Out Of Court Settlement: New Mexico Man Subjected To Anal Cavity Search Paid Off By Police

Remember David Eckert, that New Mexico guy a little while back who was searched in the most invasive ways possible all because his buttocks were clenched “suspiciously?” Of course you do. How could anyone forget?

For the 14 hours after his stop sign violation in a Wal-Mart parking lot, police and hospital staff at Gila Regional Medical Center gave him x-rays, probings, enemas, a colonoscopy and to top it all off, a huge hospital bill for “services rendered.” They never found any drugs in his body, so they let him go.

Eckert sued for the extreme 4th Amendment violations he had to endure at the hands of the Deming PD and the Hidalgo County Sheriff’s Office, as well as the Gila Regional Medical Center staff who agreed to perform all the procedures.

The two police departments involved have decided to settle with Eckert out of court. They’re giving him $1.6 million total. No news from the hospital yet, but I’d guess that if they agree to pay any settlement, it won’t be as much. Perhaps they’d agree to pay Eckert’s $5,000 medical bill.

Settling out of court could mean one of several things. However, in this case, I think the police decided that it would be cheaper to just pay Eckert off, rather than try to fight an extremely uphill legal battle before a jury that would surely be on Eckert’s side. The case is way too public and too egregious for anyone to defend.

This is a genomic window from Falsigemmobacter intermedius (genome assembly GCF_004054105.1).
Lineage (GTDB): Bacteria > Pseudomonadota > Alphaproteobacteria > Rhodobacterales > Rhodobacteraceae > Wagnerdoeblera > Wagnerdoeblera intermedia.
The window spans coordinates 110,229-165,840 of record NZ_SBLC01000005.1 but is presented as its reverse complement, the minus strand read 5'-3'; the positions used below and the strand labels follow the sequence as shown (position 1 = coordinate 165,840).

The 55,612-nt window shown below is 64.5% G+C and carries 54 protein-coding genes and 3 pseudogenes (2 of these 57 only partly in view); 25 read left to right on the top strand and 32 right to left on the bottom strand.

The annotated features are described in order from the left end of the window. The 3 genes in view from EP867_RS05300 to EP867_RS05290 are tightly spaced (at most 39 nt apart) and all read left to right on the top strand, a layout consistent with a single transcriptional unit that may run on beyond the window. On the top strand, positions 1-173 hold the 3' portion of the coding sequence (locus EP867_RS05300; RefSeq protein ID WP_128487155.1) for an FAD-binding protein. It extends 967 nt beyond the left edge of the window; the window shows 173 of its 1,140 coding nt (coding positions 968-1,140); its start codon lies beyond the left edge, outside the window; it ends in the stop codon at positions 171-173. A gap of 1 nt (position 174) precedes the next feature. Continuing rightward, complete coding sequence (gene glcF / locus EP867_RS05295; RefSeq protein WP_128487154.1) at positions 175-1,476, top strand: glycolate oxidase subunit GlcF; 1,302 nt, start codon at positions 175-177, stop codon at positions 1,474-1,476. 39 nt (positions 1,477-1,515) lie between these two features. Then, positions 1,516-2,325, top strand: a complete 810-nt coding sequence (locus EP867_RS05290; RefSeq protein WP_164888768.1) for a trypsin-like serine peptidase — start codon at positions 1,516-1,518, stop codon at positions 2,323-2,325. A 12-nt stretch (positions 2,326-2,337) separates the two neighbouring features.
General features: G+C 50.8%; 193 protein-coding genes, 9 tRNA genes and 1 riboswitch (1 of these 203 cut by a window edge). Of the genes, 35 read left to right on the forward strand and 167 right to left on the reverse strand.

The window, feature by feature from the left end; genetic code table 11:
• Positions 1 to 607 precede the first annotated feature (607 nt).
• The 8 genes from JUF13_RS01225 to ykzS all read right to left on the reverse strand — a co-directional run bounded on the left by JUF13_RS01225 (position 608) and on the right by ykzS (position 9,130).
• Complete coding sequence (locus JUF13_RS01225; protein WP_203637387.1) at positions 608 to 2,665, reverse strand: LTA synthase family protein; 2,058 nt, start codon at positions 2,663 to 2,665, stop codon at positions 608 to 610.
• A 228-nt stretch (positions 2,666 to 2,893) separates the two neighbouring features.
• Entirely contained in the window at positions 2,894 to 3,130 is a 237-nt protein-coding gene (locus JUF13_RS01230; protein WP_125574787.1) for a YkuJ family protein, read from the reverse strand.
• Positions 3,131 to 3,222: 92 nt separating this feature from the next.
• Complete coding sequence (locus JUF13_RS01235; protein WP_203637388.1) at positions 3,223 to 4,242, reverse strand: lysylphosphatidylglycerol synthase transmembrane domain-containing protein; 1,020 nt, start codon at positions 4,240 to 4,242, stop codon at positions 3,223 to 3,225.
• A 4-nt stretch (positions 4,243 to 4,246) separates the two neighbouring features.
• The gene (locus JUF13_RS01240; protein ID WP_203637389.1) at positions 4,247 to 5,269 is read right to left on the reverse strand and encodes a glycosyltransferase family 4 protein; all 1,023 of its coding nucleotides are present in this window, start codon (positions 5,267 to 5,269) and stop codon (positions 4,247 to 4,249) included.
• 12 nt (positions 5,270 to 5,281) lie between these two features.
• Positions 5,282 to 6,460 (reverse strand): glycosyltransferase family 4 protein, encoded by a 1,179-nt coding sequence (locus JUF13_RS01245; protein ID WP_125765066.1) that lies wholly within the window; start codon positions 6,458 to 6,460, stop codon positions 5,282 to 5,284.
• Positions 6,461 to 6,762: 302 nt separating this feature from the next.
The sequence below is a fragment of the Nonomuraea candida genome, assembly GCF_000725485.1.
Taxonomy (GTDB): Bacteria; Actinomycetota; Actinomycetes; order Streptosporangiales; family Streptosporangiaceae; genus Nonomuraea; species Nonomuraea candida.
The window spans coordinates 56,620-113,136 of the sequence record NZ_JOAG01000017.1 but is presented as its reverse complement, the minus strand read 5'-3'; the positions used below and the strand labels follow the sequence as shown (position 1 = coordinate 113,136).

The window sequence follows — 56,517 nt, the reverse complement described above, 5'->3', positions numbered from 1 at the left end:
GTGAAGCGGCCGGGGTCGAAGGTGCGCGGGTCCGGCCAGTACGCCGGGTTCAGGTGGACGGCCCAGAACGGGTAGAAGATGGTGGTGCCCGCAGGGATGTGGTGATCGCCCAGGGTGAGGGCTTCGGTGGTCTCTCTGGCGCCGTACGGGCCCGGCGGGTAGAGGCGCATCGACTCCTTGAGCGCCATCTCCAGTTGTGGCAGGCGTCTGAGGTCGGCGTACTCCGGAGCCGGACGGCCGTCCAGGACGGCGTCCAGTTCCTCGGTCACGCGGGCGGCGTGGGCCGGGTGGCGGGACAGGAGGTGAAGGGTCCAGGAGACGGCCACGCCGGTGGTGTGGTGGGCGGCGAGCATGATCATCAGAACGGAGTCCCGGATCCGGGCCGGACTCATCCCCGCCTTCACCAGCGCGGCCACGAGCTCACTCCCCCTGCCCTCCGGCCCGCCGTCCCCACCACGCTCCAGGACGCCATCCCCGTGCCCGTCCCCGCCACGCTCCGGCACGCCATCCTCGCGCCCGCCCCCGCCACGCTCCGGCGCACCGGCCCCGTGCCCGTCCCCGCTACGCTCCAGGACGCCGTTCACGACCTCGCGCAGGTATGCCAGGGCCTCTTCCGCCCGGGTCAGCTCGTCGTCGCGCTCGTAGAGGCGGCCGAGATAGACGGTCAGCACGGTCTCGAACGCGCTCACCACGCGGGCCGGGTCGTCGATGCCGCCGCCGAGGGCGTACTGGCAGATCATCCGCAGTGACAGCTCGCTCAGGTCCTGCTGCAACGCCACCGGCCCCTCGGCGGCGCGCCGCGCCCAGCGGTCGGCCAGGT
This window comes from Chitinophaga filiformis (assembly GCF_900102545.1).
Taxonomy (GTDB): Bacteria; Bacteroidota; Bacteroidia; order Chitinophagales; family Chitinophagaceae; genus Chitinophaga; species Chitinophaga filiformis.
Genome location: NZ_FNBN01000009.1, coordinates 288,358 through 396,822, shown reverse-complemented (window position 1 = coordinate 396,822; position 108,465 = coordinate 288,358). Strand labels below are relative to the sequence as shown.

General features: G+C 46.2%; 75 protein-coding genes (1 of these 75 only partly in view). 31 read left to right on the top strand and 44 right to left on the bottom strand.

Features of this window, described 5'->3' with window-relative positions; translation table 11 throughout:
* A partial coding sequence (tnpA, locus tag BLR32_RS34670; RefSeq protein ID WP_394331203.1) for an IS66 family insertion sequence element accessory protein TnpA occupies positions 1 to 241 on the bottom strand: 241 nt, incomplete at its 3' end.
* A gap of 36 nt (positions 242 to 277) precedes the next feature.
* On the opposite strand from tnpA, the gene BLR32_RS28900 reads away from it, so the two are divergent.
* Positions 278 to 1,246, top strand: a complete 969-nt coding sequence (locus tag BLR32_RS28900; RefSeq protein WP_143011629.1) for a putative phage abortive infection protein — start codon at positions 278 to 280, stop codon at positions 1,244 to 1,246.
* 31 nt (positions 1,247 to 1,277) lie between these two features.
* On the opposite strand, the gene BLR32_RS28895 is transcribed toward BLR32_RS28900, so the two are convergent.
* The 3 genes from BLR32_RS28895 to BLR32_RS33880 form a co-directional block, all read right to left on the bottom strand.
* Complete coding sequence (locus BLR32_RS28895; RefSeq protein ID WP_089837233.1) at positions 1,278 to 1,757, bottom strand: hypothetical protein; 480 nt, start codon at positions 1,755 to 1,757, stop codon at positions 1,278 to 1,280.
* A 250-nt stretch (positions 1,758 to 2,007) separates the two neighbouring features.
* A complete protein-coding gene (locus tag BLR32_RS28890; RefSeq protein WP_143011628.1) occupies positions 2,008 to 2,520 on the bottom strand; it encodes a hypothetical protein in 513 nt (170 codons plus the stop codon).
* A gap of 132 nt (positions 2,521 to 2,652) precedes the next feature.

It’s obviously difficult for me to imagine what it would be like to be treated as Eckert was treated, but I’d like to think that if I were in his position, I wouldn’t accept the out-of-court settlement. I’d want something like this to be as public and humiliating as possible for those involved. I’d probably sue for damages, but any money I’d receive would be taxpayer money. What I’d really be interested in is justice and making sure that these sorts of things never happen to anyone else in this country ever again. I’d want the officers, the hospital staff and all superiors who gave the go-ahead to be held individually accountable for what they did.

Part of the reason these sorts of things occur is that people are too easily bought off. The cases never even make it to court. I’m not necessarily criticizing Eckert. His accepting the settlement was his decision. But this case had a lot of potential. And now that Eckert’s been paid off, it’s as if nothing ever happened.